Showing posts from March, 2013

Knitting Blog: Proving a Rule

Matching a yarn with a knitting pattern can be harder than it would seem. The first major consideration is gauge. You can’t use a fine yarn to make a heavy cabled sweater, nor can you use a bulky yarn to make a delicate lace shawl. Gauge distinctions can be subtle; a yarn that looks like it would be appropriate for a given pattern may not “make gauge” no matter what size or type of needles you try. The power of multiplication means that being off by just a wee bit from the pattern gauge can have an enormous effect on the size of a knitted item, as a small discrepancy multiplies over the inches of the item’s width.

The next consideration is color. There is a rule of thumb: complex patterns require a simple coloration, complex colorations require a simple pattern. In my experience, this rule of thumb is almost as immutable as the laws of physics.

Sometimes you fall in love with a yarn, and you buy that yarn, and then you realize that both major knitting considerations are making it rea…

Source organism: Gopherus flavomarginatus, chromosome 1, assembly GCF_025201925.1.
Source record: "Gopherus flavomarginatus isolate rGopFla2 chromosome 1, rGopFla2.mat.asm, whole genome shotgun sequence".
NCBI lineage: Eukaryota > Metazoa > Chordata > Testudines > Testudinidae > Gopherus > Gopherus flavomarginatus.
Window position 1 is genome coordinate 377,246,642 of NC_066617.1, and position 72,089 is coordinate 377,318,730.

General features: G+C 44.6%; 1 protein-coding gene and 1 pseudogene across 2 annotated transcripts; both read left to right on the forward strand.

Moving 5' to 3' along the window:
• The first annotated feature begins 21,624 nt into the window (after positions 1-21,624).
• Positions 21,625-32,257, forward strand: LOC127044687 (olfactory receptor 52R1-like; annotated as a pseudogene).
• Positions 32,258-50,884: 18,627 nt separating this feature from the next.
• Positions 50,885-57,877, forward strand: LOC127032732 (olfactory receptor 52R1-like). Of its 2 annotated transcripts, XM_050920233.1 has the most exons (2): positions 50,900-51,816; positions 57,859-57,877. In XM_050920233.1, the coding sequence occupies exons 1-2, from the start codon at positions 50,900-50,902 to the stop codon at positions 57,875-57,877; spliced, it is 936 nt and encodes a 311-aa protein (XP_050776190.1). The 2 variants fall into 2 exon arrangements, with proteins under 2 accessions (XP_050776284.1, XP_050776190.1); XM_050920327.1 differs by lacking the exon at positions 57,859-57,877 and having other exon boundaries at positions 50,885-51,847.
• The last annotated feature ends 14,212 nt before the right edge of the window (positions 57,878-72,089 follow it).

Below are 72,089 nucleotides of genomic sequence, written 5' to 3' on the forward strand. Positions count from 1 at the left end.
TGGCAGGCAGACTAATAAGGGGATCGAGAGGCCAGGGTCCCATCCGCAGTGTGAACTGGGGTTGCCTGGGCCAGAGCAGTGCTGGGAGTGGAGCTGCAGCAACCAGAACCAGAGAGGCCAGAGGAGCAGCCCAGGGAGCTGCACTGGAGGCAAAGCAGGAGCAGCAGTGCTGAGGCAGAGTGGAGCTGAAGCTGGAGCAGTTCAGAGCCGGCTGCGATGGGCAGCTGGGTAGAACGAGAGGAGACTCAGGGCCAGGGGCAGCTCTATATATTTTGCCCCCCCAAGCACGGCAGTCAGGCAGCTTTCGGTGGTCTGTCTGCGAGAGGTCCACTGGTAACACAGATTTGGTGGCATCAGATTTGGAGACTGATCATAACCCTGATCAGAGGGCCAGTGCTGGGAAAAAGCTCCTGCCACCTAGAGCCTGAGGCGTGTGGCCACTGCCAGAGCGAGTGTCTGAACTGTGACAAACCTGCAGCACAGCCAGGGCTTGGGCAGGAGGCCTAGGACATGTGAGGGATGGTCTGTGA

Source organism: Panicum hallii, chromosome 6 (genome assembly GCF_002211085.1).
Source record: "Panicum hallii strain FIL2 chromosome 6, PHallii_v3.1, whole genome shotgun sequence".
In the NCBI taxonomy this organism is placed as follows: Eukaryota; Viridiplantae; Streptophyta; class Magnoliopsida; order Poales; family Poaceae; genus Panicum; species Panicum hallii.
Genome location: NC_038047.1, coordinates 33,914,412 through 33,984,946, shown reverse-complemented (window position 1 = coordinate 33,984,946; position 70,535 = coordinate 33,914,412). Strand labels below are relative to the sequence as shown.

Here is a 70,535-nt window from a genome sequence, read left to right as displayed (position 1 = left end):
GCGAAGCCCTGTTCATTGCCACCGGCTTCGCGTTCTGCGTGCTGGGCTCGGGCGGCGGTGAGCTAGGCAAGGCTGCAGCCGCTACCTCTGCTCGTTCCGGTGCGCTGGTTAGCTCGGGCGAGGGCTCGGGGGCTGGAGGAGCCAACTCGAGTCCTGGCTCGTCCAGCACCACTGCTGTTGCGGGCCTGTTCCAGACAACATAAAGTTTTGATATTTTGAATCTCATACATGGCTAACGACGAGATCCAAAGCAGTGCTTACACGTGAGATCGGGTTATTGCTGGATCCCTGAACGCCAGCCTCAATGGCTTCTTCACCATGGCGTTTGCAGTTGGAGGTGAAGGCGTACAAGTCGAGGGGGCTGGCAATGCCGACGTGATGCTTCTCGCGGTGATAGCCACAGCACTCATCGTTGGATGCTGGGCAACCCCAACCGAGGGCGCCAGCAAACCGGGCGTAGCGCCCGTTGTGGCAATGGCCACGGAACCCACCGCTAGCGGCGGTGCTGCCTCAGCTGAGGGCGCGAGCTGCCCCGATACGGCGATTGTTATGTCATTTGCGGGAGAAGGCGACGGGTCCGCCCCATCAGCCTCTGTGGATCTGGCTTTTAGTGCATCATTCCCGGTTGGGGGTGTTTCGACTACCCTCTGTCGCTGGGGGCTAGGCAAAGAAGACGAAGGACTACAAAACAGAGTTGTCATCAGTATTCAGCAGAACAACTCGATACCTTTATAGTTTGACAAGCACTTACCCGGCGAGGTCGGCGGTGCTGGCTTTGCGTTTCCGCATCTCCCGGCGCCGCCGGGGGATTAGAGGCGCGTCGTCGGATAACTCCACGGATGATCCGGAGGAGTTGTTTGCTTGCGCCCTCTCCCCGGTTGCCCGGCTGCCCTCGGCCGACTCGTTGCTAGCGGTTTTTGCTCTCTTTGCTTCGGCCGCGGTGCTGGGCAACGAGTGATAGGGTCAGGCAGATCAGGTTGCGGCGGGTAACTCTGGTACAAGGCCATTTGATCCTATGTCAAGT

A Middle Path on Climate Change: "Deep Future" by Curt Stager

There seem to be two points of view on the increasing levels of carbon dioxide in our atmosphere, and the global warming that we are starting to notice. One is that there is no problem, it’s all just the weather which is unpredictable and changeable. The other is that rising carbon levels are an unmitigated evil, dooming the planet to catastrophic change.

Could there be a third way to look at this issue? A middle way? I’m not talking about a political compromise, but a rational, fact-based analysis that points the way towards acceptance of what has happened, relieves eco-guilt, and offers policy guidelines for going forward.

Curt Stager’s book Deep Future: The Next 100,000 Years of Life on Earth lays out a just such a rational middle path by taking a long view. Carbon pollution has happened, and will affect global climate and ecology for thousands of years. There is more than one scenario of what these effects will be, depending on whether we can taper off from our carbon-based energy…